My partner Daniel’s cousin Mike has just concluded a 25-year tradition of inviting all the extended family to Thanksgiving dinner at his home in upstate New York. We’re planning to get together next November, too, but it’ll have to be somewhere else because Mike is selling his house and moving to Florida. As one of only a few family units living close enough to New York to travel there by car instead of airplane, we’ve enjoyed a generous portion of leftovers each year–this time, we brought home a big cooler and two small ones and a couple of grocery bags of surplus food! Here are our tips for using up the kinds of goodies that tend to be left over after a big celebration like this. (Thanks for all the great food and happy memories, Mike!!)
- Freeze stuffing, mashed potatoes, and cooked vegetables in quart buckets. On a boring weekend toward the end of winter, defrost them, bake some fish, open a can of cranberry sauce, and have a Fishgiving Feast!
- Chop up leftover turkey and use it in Tetrazzini. This recipe also absorbs mushrooms, peas, bell pepper, olives, cheese, and butter, if you have any of those left over.
- Use leftover baked or roasted sweet potatoes or squash to make New England Yam Bake or Butternut Squash Burritos. (Both recipes work with either vegetable. Squash that has been baked with the skin on, rather than diced and roasted, usually needs to be drained so that it isn’t too wet.)
- Add leftover corn to your burritos or other Mexican meals, such as Mexican Pizza, or to Cheesy Zucchini Casserole (using that zucchini you probably froze in the summer when there was too much of it around!).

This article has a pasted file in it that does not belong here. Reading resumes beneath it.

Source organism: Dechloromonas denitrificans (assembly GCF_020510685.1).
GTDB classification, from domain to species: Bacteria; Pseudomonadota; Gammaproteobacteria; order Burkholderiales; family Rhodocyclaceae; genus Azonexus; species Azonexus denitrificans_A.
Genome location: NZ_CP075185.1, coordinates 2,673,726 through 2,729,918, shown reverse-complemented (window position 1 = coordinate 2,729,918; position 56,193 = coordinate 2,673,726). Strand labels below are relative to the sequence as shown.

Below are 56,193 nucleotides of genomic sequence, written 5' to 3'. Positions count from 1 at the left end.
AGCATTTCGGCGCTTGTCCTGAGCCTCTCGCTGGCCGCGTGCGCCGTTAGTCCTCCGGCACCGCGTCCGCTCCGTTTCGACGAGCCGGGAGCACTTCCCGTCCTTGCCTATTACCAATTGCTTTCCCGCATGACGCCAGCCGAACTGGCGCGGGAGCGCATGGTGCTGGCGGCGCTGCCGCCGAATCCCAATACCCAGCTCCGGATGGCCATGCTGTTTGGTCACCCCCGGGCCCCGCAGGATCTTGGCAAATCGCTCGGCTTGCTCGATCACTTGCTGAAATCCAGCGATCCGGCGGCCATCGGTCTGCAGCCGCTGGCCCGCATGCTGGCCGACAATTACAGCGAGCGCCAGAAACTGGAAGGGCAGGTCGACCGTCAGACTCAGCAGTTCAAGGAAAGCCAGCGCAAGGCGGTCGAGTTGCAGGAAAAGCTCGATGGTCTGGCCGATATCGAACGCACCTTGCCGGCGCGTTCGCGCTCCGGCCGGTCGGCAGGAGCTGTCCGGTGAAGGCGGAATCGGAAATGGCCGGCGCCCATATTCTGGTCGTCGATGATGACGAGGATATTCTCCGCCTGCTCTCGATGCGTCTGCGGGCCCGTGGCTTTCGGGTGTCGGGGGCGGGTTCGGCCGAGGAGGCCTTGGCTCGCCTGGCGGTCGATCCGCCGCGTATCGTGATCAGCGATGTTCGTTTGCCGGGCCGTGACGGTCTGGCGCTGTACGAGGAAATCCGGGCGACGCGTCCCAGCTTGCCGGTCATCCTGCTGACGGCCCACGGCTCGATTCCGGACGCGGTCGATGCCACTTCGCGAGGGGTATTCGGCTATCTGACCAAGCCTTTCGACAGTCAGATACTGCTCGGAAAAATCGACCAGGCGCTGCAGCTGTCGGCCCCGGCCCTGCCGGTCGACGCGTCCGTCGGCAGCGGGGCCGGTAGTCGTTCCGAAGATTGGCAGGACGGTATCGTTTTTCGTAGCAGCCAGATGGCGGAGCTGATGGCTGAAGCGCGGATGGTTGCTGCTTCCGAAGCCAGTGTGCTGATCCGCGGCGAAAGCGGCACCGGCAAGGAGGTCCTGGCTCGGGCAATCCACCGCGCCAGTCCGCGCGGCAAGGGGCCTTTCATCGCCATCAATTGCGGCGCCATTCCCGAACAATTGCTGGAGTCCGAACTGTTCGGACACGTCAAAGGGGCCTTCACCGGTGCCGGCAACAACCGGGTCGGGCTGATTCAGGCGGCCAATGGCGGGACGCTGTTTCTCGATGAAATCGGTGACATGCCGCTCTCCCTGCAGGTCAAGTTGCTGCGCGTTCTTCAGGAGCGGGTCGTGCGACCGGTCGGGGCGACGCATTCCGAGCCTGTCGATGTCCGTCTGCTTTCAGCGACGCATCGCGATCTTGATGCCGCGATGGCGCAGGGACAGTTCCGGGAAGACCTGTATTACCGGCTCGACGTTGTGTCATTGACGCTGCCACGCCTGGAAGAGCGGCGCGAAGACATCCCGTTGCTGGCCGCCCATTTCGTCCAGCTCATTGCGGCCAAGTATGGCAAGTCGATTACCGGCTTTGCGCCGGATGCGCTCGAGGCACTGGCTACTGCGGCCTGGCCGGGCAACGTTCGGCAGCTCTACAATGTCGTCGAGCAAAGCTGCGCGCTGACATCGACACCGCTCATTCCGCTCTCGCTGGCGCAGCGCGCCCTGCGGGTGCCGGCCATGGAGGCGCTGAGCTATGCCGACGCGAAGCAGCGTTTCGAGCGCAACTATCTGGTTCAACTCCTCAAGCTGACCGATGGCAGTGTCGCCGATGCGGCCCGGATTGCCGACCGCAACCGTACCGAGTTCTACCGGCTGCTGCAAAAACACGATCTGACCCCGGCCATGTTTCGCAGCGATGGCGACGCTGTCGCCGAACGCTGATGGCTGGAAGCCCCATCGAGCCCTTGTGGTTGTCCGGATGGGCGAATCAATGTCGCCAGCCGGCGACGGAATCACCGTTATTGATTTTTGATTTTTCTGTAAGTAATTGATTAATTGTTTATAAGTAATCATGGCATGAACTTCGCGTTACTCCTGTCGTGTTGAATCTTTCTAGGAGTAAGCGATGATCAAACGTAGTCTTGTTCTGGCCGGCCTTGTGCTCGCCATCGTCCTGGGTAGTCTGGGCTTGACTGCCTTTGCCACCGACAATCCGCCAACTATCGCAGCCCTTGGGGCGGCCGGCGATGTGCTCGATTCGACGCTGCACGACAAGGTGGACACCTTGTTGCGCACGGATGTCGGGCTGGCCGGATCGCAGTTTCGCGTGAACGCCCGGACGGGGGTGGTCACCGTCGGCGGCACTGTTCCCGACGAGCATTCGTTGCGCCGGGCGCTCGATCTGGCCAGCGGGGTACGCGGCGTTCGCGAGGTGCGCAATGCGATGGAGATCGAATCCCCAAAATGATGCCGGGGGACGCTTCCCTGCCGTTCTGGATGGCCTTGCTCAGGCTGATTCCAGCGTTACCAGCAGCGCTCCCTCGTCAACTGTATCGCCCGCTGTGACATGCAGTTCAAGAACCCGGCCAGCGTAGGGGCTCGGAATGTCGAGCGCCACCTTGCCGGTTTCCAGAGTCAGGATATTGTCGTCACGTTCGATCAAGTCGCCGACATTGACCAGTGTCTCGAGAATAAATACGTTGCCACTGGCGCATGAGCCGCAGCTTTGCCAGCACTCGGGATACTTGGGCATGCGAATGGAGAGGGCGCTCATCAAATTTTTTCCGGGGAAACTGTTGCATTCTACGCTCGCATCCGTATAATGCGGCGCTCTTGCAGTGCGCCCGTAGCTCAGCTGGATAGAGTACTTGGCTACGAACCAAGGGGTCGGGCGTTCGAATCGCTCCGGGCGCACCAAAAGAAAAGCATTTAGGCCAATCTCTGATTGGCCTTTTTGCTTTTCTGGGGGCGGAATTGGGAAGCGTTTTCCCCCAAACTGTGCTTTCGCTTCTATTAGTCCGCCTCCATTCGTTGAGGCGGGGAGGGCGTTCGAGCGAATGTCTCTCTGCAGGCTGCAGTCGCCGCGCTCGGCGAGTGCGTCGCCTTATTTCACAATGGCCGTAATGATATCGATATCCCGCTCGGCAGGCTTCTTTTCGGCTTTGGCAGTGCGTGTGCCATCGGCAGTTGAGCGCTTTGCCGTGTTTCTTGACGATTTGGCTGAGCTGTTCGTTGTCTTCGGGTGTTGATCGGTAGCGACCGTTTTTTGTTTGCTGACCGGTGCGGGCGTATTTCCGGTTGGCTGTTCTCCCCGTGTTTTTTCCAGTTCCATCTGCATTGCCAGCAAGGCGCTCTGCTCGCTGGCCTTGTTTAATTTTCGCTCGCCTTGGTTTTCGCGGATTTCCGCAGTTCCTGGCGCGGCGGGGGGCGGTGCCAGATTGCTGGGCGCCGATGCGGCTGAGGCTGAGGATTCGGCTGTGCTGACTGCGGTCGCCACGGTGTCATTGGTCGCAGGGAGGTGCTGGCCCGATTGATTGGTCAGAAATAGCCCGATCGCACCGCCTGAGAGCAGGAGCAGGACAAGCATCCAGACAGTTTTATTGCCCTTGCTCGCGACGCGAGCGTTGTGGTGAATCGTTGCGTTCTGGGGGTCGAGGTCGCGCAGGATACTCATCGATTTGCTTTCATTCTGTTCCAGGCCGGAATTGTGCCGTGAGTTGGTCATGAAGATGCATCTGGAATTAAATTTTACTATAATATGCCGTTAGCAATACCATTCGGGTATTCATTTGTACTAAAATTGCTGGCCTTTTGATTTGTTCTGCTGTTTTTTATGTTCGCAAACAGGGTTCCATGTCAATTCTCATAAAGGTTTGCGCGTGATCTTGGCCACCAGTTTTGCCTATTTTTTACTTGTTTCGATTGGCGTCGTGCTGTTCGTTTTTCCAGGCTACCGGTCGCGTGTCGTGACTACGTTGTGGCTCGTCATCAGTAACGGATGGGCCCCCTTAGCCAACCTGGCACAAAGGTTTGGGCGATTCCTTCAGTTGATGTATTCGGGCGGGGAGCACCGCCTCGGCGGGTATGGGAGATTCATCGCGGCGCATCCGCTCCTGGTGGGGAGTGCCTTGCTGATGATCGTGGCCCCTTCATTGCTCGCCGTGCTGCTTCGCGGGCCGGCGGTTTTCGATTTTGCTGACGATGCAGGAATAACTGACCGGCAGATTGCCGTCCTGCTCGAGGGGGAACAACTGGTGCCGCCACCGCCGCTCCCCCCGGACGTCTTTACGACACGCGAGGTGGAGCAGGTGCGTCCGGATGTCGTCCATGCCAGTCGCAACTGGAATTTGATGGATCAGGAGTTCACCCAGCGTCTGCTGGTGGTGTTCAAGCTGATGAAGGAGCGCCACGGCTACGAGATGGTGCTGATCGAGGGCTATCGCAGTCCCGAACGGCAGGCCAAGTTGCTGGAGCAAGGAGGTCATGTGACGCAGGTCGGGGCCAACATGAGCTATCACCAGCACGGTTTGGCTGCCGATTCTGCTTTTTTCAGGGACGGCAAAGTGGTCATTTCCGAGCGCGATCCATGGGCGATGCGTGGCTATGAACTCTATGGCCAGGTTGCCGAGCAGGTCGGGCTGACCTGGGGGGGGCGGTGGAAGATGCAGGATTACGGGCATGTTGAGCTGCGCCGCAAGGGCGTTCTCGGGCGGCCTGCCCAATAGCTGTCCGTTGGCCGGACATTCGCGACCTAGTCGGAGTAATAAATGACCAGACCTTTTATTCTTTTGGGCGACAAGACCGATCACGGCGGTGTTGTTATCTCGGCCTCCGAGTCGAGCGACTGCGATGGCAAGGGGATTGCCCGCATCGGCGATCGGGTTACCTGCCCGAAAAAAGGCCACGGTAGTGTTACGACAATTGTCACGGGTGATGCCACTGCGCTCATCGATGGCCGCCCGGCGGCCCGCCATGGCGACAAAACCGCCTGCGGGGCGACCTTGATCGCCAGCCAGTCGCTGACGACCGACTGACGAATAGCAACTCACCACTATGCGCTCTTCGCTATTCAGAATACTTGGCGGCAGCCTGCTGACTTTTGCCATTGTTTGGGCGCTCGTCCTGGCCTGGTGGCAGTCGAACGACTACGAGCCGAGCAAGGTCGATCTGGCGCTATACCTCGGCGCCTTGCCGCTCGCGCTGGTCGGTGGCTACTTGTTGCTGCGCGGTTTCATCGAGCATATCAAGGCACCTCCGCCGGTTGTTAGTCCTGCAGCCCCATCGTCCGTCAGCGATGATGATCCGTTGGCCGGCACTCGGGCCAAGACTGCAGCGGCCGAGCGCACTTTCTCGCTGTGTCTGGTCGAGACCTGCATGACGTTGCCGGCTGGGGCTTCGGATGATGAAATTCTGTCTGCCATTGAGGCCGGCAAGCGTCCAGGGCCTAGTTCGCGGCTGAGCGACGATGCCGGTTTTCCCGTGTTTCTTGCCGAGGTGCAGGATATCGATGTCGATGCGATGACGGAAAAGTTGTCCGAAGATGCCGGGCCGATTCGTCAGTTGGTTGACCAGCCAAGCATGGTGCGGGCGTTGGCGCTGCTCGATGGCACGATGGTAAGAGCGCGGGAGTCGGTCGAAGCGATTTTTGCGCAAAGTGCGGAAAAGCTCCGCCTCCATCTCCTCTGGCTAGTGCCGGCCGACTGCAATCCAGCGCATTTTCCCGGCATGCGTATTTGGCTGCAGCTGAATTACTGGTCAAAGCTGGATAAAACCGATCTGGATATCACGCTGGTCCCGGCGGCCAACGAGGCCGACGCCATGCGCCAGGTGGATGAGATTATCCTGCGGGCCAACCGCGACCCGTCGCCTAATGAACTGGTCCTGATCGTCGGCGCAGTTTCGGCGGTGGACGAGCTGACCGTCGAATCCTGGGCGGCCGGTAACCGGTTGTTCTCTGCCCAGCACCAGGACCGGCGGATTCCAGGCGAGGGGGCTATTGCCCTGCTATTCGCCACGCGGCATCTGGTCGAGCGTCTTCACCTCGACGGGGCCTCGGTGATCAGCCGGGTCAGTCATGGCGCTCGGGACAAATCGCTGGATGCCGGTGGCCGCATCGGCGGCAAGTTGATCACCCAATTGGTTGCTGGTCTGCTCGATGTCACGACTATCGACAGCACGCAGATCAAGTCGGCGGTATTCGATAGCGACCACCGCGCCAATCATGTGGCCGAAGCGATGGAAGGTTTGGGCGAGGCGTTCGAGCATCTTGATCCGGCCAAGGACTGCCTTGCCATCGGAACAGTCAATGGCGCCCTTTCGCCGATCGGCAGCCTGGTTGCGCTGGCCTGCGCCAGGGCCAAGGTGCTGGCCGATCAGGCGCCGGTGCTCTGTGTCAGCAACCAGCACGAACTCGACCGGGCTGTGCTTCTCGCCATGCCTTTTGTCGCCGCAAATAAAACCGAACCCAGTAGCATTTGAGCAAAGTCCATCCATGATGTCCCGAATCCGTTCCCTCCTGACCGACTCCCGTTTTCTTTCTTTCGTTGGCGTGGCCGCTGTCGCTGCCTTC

- Here are 4 ways to use extra bread, even if it’s stale! Cheesy Vegetable Bread Pudding also accommodates assorted bits of vegetables and cheese.
- Crackers from the appetizer tray can be crunched up along with bread to make breadcrumbs for use in recipes like Cheesy Walnut Burgers.
- Most types of vegetables work in High-Protein Vegan Pasta Salad, Pasta Prima Becca, and/or Flexican Cornbread Pizza. If you have at least 1 cup of a raw vegetable, shred and freeze for later use.
- Shred excess carrots and onions and make Apricot Lentil Soup or Masoor Dal or Grildebeen Burgers.
- Serve extra desserts at church coffee hour or a similar event. Thanks to Mike’s generosity with desserts–he always buys some cheesecakes and ice cream, in addition to the pumpkin and apple pies that come with the catering package and a couple of homemade desserts–we brought home two complete apple pies and one pumpkin pie and a big chunk of cheesecake! Because nobody had signed up to host Sunday’s coffee hour, and we were due home Saturday night, I’d sent email to the parish announcing a “share your Thanksgiving bounty” coffee hour, and thus we disposed of one of our apple pies.
- Stuffing is a delicious side dish to sauteed mushrooms–which have been our Thanksgiving protein the years we didn’t go to Mike’s house.
- Leftover nuts from making pecan pie, or from appetizers? Make Nutshroom Burgers!
- Make leftover fruit–even if it’s bruised or past its prime–into a pie filling or a versatile fruit sauce.